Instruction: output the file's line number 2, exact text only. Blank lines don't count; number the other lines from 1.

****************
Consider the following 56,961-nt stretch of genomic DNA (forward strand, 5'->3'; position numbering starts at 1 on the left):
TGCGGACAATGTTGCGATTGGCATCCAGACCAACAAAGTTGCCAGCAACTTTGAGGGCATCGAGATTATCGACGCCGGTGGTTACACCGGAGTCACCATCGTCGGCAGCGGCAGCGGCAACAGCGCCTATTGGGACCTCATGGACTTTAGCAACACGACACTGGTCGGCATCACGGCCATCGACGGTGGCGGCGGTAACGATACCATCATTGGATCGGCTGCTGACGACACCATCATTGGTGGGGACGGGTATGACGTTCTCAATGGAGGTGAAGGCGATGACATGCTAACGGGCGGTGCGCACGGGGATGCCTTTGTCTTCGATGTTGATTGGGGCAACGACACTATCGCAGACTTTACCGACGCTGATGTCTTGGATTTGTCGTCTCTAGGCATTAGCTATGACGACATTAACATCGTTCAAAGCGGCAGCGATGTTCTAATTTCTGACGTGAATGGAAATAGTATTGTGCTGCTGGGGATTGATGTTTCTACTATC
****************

TGCGGACAATGTTGCGATTGGCATCCAGACCAACAAAGTTGCCAGCAACTTTGAGGGCATCGAGATTATCGACGCCGGTGGTTACACCGGAGTCACCATCGTCGGCAGCGGCAGCGGCAACAGCGCCTATTGGGACCTCATGGACTTTAGCAACACGACACTGGTCGGCATCACGGCCATCGACGGTGGCGGCGGTAACGATACCATCATTGGATCGGCTGCTGACGACACCATCATTGGTGGGGACGGGTATGACGTTCTCAATGGAGGTGAAGGCGATGACATGCTAACGGGCGGTGCGCACGGGGATGCCTTTGTCTTCGATGTTGATTGGGGCAACGACACTATCGCAGACTTTACCGACGCTGATGTCTTGGATTTGTCGTCTCTAGGCATTAGCTATGACGACATTAACATCGTTCAAAGCGGCAGCGATGTTCTAATTTCTGACGTGAATGGAAATAGTATTGTGCTGCTGGGGATTGATGTTTCTACTATC